How to calculate acceleration on a distance time graph? Watch

Megan_101
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Thank you!
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Indeterminate
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(Original post by Megan_101)
Thank you!
It depends. What's the question?
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JRM3PM
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(Original post by Megan_101)
Thank you!
Can't be done easily. Acceleration/deceleration on a distance time graph would be seen as a change of gradient in a line. AKA a curved line.
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Arbolus
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Second derivative of displacement with respect to time.

i.e. take the gradient of the graph to find the velocity at any given moment, and then take the gradient of that to find what the acceleration is. If the distance-time graph is a straight line, then the acceleration in the direction of motion is zero.
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Megan_101
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(Original post by Indeterminate)
It depends. What's the question?
Part a) Use the distance time graph to determine the speed of the object at a time of 4s - which it irked outs I be 4ms-1
Part b) literally all it says is "calculate the acceleration". I'm assuming it somehow relates to the first part of the question but I have no clue how- havent been taught before.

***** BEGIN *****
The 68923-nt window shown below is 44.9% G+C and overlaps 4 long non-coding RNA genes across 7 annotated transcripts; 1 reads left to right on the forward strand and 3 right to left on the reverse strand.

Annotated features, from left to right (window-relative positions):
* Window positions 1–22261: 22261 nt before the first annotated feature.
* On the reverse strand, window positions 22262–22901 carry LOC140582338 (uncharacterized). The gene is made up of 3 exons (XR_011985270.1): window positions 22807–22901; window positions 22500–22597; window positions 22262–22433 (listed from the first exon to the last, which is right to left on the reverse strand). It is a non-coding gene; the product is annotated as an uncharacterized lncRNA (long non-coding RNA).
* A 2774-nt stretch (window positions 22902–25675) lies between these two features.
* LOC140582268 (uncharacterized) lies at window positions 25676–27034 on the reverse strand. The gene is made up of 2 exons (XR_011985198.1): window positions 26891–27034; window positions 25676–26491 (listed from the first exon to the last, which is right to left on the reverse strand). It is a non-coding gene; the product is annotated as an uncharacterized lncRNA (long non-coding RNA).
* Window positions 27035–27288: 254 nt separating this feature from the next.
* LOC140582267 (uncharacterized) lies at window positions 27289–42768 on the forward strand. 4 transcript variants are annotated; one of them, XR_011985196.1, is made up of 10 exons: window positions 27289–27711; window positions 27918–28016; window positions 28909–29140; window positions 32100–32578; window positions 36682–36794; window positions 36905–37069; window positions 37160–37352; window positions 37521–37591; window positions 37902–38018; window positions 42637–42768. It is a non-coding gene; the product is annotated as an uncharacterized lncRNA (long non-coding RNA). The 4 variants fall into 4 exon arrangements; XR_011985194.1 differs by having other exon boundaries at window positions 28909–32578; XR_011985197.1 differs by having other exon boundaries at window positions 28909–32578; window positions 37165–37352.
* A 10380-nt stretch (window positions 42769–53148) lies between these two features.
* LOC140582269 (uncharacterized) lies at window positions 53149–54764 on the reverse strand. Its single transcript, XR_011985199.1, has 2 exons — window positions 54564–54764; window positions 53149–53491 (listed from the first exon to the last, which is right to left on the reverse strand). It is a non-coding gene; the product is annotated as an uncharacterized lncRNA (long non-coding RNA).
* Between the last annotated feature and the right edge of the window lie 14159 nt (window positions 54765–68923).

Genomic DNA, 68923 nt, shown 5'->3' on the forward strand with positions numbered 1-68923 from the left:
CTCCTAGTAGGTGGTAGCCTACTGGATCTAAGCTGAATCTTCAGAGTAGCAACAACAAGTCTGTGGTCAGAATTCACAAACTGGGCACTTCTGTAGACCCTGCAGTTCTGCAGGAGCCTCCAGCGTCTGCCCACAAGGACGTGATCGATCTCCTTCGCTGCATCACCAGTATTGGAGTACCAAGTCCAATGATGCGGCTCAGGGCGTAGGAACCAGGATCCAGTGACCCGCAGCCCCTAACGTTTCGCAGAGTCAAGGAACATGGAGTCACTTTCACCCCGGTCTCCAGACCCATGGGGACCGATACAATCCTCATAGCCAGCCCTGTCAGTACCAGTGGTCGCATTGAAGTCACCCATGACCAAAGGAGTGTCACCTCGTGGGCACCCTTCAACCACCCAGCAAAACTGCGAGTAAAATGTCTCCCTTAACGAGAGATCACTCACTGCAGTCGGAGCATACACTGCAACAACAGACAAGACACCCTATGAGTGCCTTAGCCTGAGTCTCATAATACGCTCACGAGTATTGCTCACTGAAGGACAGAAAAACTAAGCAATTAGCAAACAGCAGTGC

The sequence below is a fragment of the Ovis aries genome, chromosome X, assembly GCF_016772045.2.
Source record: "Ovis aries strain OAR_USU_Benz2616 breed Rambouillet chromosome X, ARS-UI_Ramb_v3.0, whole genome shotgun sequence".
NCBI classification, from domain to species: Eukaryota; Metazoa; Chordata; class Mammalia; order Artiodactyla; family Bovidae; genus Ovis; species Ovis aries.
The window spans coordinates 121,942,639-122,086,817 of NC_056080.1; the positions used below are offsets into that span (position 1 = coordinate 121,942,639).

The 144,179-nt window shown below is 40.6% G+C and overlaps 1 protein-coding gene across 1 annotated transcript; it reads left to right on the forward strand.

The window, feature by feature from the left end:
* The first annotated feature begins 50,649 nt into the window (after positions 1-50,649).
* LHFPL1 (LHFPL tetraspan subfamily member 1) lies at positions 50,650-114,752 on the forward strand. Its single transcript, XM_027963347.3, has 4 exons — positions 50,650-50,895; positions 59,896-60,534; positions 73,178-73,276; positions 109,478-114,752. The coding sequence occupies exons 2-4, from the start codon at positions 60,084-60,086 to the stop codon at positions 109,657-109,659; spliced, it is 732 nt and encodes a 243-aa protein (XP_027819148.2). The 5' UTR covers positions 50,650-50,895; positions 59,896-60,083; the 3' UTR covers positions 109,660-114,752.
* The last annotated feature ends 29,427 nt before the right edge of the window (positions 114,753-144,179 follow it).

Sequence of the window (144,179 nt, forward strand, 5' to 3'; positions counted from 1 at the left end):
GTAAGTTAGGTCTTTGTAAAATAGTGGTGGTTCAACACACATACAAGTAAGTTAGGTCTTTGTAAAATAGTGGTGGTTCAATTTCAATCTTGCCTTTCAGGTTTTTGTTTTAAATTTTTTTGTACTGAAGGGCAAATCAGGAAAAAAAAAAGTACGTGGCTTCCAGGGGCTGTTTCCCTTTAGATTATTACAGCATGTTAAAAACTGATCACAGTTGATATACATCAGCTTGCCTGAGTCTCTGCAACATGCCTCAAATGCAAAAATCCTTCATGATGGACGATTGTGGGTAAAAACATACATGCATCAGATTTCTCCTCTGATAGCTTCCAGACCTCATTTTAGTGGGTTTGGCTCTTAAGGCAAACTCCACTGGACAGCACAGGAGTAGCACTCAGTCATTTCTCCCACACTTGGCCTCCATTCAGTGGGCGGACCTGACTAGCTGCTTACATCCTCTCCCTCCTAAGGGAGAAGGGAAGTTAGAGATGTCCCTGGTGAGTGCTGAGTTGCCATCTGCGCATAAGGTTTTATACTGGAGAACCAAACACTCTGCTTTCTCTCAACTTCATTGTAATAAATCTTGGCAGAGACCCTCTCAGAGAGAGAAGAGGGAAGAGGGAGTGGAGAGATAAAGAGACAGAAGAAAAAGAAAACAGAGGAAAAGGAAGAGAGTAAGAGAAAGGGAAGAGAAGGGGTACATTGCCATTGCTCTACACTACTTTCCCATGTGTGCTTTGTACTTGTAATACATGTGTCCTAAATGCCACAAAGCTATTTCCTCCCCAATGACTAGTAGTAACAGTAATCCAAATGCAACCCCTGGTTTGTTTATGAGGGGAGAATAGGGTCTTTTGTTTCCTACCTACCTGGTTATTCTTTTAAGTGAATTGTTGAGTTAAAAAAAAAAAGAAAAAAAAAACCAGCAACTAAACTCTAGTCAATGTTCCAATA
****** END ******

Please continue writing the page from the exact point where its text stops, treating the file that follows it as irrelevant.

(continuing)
Thank you for your reply.
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Megan_101
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(Original post by york_wbu)
Can't be done easily. Acceleration/deceleration on a distance time graph would be seen as a change of gradient in a line. AKA a curved line.
It is a curved line.
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Megan_101
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(Original post by Arbolus)
Second derivative of displacement with respect to time.

i.e. take the gradient of the graph to find the velocity at any given moment, and then take the gradient of that to find what the acceleration is. If the distance-time graph is a straight line, then the acceleration in the direction of motion is zero.
Okay so the velocity at a given point is 4ms-1. How am I meant to take the gradient of that? The line is curved by the way.
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z33
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(Original post by Megan_101)
Okay so the velocity at a given point is 4ms-1. How am I meant to take the gradient of that? The line is curved by the way.
draw a tangent at that point?